What Is Hearing Loss?

Hearing loss is a condition that affects over 400,000 people across all age groups in NZ.

You might be surprised to know that:

65% of these people are below the age of 65. In the USA there are 6 million people between the age of 18 and 44 who suffer from hearing loss.

Common Types Of Hearing Loss

Sensorineural is the most common type of hearing loss with more than 95% of people with hearing loss being affected.

Sensorineural hearing loss occurs when there is damage to the inner ear (cochlea) or to the nerve pathways from the inner ear (retrocochlear) to the brain. Sensorineural hearing loss cannot be medically or surgically corrected. It is a permanent loss. It involves a reduction in the ability to hear faint sounds, but also affects speech understanding and ability to hear clearly.

Sensorineural hearing loss can be caused by diseases, birth injury, drugs that are toxic to the auditory system, and genetic syndromes. Sensorineural hearing loss may also occur as a result of noise exposure, viruses, head trauma, aging, and tumors.

Other Types Of Hearing Loss

CONDUCTIVE:

Conductive hearing loss occurs when sound is not conducted efficiently through the outer ear canal to the eardrum and the tiny bones, or ossicles, of the middle ear. It usually involves a reduction in sound level or the ability to hear faint sounds. This type of hearing loss can often be medically or surgically corrected.

Examples of conditions that may cause a conductive hearing loss include: Conditions associated with middle ear pathology such as fluid in the middle ear from colds, allergies (serous otitis media), poor eustachian tube function, ear infection (otitis media), perforated eardrum, benign tumors ,impacted earwax (cerumen), infection in the ear canal (external otitis), presence of a foreign body, or absence or malformation of the outer ear, ear canal, or middle ear.

MIXED:

Sometimes a conductive hearing loss occurs in combination with a sensorineural hearing loss. In other words, there may be damage in the outer or middle ear and in the inner ear (cochlea) or auditory nerve. When this occurs, the hearing loss is referred to as a mixed hearing loss.

DEGREE OF HEARING LOSS:

There are 5 Broad Categories Typically Used:

Normal range or no impairment = 0 dB to 20 dB

Mild loss = 20 dB to 40 dB

Moderate loss = 40 dB to 60 dB

Severe loss = 60 dB to 80 dB

Profound loss = 80 dB or more

CONFIGURATION OF THE HEARING LOSS

The configuration or shape of the hearing loss refers to the extent of hearing loss at each frequency and the overall picture of hearing that is created. For example, a hearing loss that only affects the high frequencies would be described as a high-frequency loss. Its configuration would show good hearing in the low frequencies and poor hearing in the high frequencies. On the other hand, if only the low frequencies are affected, the configuration would show poorer hearing for low tones and better hearing for high tones. Some hearing loss configurations are flat, indicating the same amount of hearing loss for low and high tones.

Other descriptors associated with hearing loss are:

Bilateral versus unilateral. Bilateral hearing loss means both ears are affected. Unilateral hearing loss means only one ear is affected.

Symmetrical versus asymmetrical. Symmetrical hearing loss means that the degree and configuration of hearing loss are the same in each ear. An asymmetrical hearing loss is one in which the degree and/or configuration of the loss is different for each ear.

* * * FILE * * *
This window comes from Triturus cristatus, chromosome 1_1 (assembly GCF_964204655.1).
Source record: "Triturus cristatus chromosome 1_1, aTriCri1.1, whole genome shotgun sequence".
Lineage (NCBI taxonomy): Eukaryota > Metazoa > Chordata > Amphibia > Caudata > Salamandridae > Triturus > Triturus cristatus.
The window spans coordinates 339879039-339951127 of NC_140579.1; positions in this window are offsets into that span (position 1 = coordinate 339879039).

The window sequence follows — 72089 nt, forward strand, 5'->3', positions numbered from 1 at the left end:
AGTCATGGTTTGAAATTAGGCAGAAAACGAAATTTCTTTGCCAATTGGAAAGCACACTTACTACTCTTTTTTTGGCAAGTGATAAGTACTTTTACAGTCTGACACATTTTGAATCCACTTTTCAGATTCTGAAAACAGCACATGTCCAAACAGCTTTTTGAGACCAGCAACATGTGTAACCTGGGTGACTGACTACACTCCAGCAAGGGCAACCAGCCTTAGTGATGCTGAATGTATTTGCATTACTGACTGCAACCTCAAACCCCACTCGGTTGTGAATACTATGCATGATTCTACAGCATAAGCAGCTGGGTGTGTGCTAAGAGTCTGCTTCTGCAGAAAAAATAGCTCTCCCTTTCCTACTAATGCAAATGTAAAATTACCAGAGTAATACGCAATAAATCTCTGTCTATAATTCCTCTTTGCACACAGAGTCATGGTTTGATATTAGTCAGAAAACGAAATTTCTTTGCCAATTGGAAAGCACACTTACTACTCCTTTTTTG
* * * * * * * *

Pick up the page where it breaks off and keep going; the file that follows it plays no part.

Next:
Progressive versus sudden hearing loss. Progressive hearing loss is a hearing loss that becomes increasingly worse over time. A sudden hearing loss is one that has an acute or rapid onset and therefore occurs quickly, requiring immediate medical attention to determine its cause and treatment.

Fluctuating versus stable hearing loss. Some hearing losses change – sometimes getting better, sometimes getting worse. Fluctuating hearing loss is typically a symptom of conductive hearing loss caused by ear infection and middle ear fluid, but also presents in other conditions such as Meniere's disease.

Untreated Hearing Loss.

Untreated hearing loss has many detrimental effects on the patient. There have been many studies done that demonstrate the effects of untreated hearing loss. Hearing impaired individuals who do not wear hearing aids are significantly more likely to suffer from depression, anxiety, paranoia and emotional turmoil compared to similar aged persons who wear hearing aids. When elderly hearing impaired individuals are fitted with hearing aids there is consistent improvement across all areas of life. The family members often noticed even more improvement from the use of the hearing aids than the patients. They noticed improvement in every aspect of life, from interaction with grandchildren to the family member being more independent with the hearing aids.

The chart below reflects the paragraph above. There was a statistically significant difference across all areas examined.

Patient Family

  Before After
Relations at home 56% 66%
Feelings about self 50 60
Life overall 48 62
Mental health 36 39
Self-confidence 39 46
Relations with children, grandchildren 40 52
Sense of safety 34 37
Social life 34 41
Relations at work 26 43
Sex life    


National Council On Aging (NCOA) study from May 1999.

Two Hearing Aids.

If you have hearing loss in both ears you need to wear two hearing aids in order to fully benefit from amplification. Hearing from both ears allows you to tell the direction sound is coming from. Without this ability you cannot focus on the person in front of you when you are in a noisy situation. It makes it extremely difficult to understand in noise and even in quiet environments it is more challenging. The two ears communicate with each other and stimulate different parts of the brain to determine the message.